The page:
Read More: Derek Boogaard, Gary Bettman, NHL,

Tuesday’s Morning Mashup: Mets ace Matt Harvey sidelined with ‘mysterious’ medical issue

03.29.16 at 8:15 am ET
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Welcome to Tuesday’s Morning Mashup. For the latest news, start at our home page or click here for the top stories from our news wire.

NHL: Bruins at Devils, 7 p.m. (NESN)
NHL: Avalanche at Blues, 8:30 p.m. (NBCSN)
NBA: Rockets at Cavaliers, 8 p.m. (TNT)
NBA: Wizards at Warriors, 10:30 p.m. (TNT)
College basketball: championship, UC Irvine at Columbia, 7 p.m. (CBSSN)
College basketball: NIT semifinals, BYU vs. Valparaiso, 7 p.m. (ESPN)
College basketball: NIT semifinals, George Washington vs. San Diego State, 9 p.m. (ESPN)
College basketball: Vegas 16 semifinals, Old Dominion vs. UC Santa Barbara, 9 p.m. (CBSSN)
College basketball: Vegas 16 semifinals, Oakland vs. East Tennessee State, 11:30 p.m. (CBSSN)
MLB preseason: Yankees at Phillies, 1:05 p.m. (MLB Network)
MLB preseason: Athletics at Cubs, 4:05 p.m. (MLB Network)
MLB preseason: Giants at Royals, 9:05 p.m. (MLB Network)
Soccer: World Cup qualifying, Guatemala at United States, 7 p.m. (ESPN2)
Soccer: U-23 Olympic qualifying, Colombia at United States, 9:20 p.m. (ESPN2)
Soccer: Exhibition, Italy at Germany, 2:30 p.m. (ESPN2)
Soccer: Exhibition, Netherlands at England, 3 p.m. (FS1)
Soccer: World Cup qualifying, Canada at Mexico, 10:20 p.m. (FS1)


Matt Harvey

Matt Harvey

— The Mets’ hopes of repeating as National League champions took a hit Monday when the team announced that ace right-hander Matt Harvey has been sidelined by an undisclosed medical issue. On the positive side, the Mets said it’s not related to his surgically repaired right elbow. However, the team’s lack of information has raised more concerns.

“I wouldn’t assume anything until we hear from the doctors,” manager Terry Collins said, adding: “It’s mysterious, but I’m not at liberty to discuss it right now.”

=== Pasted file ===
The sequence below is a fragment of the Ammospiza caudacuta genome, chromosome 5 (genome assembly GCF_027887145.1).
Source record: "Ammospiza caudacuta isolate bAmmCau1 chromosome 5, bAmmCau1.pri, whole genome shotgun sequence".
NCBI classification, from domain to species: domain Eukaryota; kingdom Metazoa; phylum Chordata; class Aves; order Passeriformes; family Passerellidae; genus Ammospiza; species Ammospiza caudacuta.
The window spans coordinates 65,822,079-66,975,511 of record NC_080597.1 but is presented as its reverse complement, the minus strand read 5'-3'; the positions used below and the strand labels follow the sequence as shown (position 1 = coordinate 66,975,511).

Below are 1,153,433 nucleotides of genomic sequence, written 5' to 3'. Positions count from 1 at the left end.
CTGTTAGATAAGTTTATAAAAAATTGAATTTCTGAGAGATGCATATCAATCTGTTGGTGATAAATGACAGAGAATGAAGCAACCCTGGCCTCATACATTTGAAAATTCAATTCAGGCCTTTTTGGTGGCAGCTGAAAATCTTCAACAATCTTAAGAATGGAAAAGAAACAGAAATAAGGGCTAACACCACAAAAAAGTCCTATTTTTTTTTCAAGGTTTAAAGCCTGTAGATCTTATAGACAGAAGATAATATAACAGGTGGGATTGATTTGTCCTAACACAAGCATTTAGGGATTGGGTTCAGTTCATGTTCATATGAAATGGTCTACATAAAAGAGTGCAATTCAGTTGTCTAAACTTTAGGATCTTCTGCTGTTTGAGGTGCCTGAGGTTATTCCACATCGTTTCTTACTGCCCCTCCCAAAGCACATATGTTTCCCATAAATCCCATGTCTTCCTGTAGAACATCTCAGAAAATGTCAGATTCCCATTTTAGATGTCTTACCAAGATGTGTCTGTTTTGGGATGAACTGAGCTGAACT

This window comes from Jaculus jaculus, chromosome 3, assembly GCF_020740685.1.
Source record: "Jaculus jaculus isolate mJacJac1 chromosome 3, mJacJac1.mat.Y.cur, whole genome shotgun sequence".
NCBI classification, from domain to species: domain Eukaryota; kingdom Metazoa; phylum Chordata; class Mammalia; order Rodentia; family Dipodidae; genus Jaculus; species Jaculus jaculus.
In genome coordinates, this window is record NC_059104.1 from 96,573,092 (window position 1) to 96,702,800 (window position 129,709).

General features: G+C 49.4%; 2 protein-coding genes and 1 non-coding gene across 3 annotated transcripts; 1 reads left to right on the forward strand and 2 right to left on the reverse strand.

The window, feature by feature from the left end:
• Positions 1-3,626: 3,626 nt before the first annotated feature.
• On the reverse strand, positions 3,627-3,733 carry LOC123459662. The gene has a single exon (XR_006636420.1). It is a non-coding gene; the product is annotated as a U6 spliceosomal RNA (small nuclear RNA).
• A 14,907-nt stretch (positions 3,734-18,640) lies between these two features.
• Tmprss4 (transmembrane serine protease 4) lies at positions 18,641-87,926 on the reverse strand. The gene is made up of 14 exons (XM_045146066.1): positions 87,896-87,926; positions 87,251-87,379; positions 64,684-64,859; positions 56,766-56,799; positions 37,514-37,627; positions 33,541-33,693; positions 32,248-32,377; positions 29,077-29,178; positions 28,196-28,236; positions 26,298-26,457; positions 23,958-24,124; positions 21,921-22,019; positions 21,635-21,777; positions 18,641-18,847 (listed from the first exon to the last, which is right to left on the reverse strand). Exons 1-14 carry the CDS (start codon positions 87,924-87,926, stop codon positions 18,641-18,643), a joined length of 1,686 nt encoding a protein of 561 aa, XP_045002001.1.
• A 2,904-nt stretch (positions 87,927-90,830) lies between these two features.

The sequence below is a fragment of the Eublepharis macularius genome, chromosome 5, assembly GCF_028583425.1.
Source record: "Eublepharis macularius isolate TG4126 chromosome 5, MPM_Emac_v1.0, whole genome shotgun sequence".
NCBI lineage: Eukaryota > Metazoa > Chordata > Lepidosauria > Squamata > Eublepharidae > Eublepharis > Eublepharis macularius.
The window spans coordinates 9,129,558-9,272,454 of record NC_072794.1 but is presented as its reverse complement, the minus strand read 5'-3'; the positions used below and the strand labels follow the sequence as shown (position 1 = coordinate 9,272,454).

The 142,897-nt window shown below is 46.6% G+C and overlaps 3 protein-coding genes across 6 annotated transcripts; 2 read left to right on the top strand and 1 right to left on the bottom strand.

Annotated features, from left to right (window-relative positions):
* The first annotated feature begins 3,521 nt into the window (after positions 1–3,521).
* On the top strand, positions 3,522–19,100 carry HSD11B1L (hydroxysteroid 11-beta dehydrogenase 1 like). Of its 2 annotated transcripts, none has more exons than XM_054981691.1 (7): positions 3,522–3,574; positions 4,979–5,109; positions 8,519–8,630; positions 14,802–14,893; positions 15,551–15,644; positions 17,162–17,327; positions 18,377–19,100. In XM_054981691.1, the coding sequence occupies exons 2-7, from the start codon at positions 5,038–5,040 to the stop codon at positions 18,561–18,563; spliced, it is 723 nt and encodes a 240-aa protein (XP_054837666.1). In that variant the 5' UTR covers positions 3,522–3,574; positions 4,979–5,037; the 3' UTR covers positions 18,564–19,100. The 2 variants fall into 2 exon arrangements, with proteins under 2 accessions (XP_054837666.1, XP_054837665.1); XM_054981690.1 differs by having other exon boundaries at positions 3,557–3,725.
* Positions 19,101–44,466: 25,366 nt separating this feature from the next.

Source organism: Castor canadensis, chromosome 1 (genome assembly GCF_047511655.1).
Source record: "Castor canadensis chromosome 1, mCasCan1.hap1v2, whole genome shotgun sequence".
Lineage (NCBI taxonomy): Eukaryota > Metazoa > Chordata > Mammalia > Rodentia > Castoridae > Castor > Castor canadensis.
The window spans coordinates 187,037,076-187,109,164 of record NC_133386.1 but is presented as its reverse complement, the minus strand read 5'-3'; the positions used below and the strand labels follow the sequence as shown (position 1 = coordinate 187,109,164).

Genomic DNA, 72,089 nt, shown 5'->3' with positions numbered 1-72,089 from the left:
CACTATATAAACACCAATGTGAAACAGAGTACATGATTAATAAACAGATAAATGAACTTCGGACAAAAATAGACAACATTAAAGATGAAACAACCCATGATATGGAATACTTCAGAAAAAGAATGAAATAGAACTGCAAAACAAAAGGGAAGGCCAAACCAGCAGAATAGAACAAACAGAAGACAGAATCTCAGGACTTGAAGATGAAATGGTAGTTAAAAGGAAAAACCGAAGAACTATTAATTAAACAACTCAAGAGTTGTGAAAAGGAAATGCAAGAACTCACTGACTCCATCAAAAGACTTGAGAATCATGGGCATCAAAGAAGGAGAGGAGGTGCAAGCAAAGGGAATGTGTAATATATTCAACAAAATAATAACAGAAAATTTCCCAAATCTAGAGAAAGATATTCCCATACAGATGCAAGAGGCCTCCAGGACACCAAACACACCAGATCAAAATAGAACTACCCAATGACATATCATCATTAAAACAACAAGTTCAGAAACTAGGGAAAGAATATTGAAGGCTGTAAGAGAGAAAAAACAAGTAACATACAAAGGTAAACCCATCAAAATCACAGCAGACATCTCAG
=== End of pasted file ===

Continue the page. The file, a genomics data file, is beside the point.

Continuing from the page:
Harvey was pulled from his Grapefruit League start Tuesday after team medical personnel alerted the front office of an issue.

“It came up [Monday] morning,” general manager Sandy Alderson said. “There will be follow-up tests and consultations over the next couple of days.”

The secrecy reportedly is due to the fact that it’s non-baseball related, and to respect Harvey’s privacy.

Harvey, who went 13-8 with a 2.71 ERA in 2015 and was named Comeback Player of the Year after missing all of 2014 while rehabbing after his shoulder surgery, had been slated to pitch in the team’s opener April 3, a rematch with last season’s World Series champion Royals, but that now is in doubt.

“It’s hard to say right now,” Collins said. “Don’t know just yet. Certainly what I do know, we’re very lucky to have the pitching we’ve got.

“In case he can’t go, we’ll have somebody else ready.”

Added Alderson: “I understand Opening Day is not too far away. We are dealing with tomorrow. We should know something tomorrow or the next day. For right now, he’s not pitching [Tuesday]. That’s where the story ends.”

— The UConn women’s basketball team advanced to its ninth straight Final Four with an 86-65 victory over Texas on Monday night, as a national discussion continued about whether the Huskies’ dominance is bad for the sport.

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Read More: Geno Auriemma, Jon Jones, Matt Harvey,

Monday’s Morning Mashup: UConn coach Geno Auriemma dismisses criticism for dominance from Dan Shaughnessy

03.28.16 at 8:15 am ET
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Welcome to Monday’s Morning Mashup. For the latest news, start at our home page or click here for the top stories from our news wire.

NBA: Celtics at Clippers, 10:30 p.m. (CSNNE, NBA TV)
NBA: Hawks at Bulls, 8 p.m. (NBA TV)
College basketball: CBI finals, Nevada at Morehead State, 8:30 p.m. (ESPNU)
College basketball: Vegas 16, Tennessee Tech vs. Old Dominion, 3 p.m. (CBSSN)
College basketball: Vegas 16, UC Santa Barbara vs. Northern Illinois, 5:30 p.m. (CBSSN)
College basketball: Vegas 16, Oakland vs. Towson, 9 p.m. (CBSSN)
College basketball: Vegas 16, Louisiana Tech vs. East Tennessee State, 11:30 p.m. (CBSSN)
NHL: Sabres at Red Wings, 7:30 p.m. (NBCSN)
NHL: Kings at Sharks, 10 p.m. (NBCSN)